Changes Make 529 Even Better for Education Savings
We are often asked about saving for future education costs. A 529 plan is an excellent way to do this.
Even better, thanks to the passage of tax reform legislation in 2017, 529 plans are now available to those wishing to save for a child’s K-12 education as well as college or vocational school.
You may open a Section 529 plan in any state, and there are no income restrictions for the individual opening the account. Contributions, however, must be in cash, and the total amount must not be more than is reasonably needed for higher education (as determined initially by the state). There may also be a minimum investment required to open the account, typically $25 or $50.
Each 529 Plan has a designated beneficiary (the future student) and an account owner. The account owner may be a parent or another person and typically is the principal contributor to the program. The account owner is also entitled to choose (as well as change) the designated beneficiary.
Neither the account owner nor beneficiary may direct investments, but the state may allow the owner to select a type of investment fund (e.g., fixed income securities) and change the investment annually as well as when the beneficiary is changed. The account owner decides who gets the funds (can pick and change the beneficiary) and is legally allowed to withdraw funds at any time, subject to tax and penalties (more about this below).
Unlike some of the other tax-favored higher education programs such as the American Opportunity and Lifetime Learning Tax Credits, federal tax law doesn’t limit the benefit only to tuition. Room, board, lab fees, books and supplies can be purchased with funds from a 529 savings account.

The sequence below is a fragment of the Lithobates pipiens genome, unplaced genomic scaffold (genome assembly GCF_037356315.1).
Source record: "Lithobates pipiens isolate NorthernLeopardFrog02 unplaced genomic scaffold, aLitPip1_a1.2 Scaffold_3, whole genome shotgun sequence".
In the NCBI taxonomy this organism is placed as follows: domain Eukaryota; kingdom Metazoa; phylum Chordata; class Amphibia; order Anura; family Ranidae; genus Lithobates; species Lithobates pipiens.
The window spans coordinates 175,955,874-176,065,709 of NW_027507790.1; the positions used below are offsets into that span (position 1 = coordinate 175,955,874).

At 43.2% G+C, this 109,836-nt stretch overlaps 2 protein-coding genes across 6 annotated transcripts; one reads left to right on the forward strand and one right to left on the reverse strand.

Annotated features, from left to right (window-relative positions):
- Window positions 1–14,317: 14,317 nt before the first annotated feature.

Individual state programs could have a more narrow definition, however, so be sure to check with your particular state.
Distributions from 529 plans are tax-free as long as they are used to pay qualified higher education expenses for a designated beneficiary. Distributions are tax-free even if the student is claiming the American Opportunity Credit, Lifetime Learning Credit or tax-free treatment for a Section 530 Coverdell distribution, provided the programs aren’t covering the same specific expenses.
Qualified expenses include tuition, required fees, books, supplies, equipment and special needs services. For someone who is at least a half-time student, room and board also qualifies. Also, starting in 2018, “qualified higher education expenses” include up to $10,000 in annual expenses for tuition in connection with enrollment or attendance at an elementary or secondary public, private or religious school.
Contributions made by the account owner or other contributor are not deductible for federal income tax purposes, but many states offer deductions or credits. Earnings on contributions grow tax-free while in the program. Distribution for a purpose other than qualified education is taxed to the one receiving the distribution.
In addition, a 10 percent penalty must be imposed on the taxable portion of the distribution, comparable to the 10 percent penalty in Section 530 Coverdell plans. Also, the account owner may change the beneficiary designation from one person to another in the same family. Funds in the account roll over tax-free for the benefit of the new beneficiary.
Remember, if you are interested in setting up a 529 plan for a young person in your life, that child does not need to be a relative. Any person can set up a plan for a designated beneficiary. Financial advisors are well versed on the subject, so contact yours if you are interested in setting up a plan. An investment in a child is an investment in the future!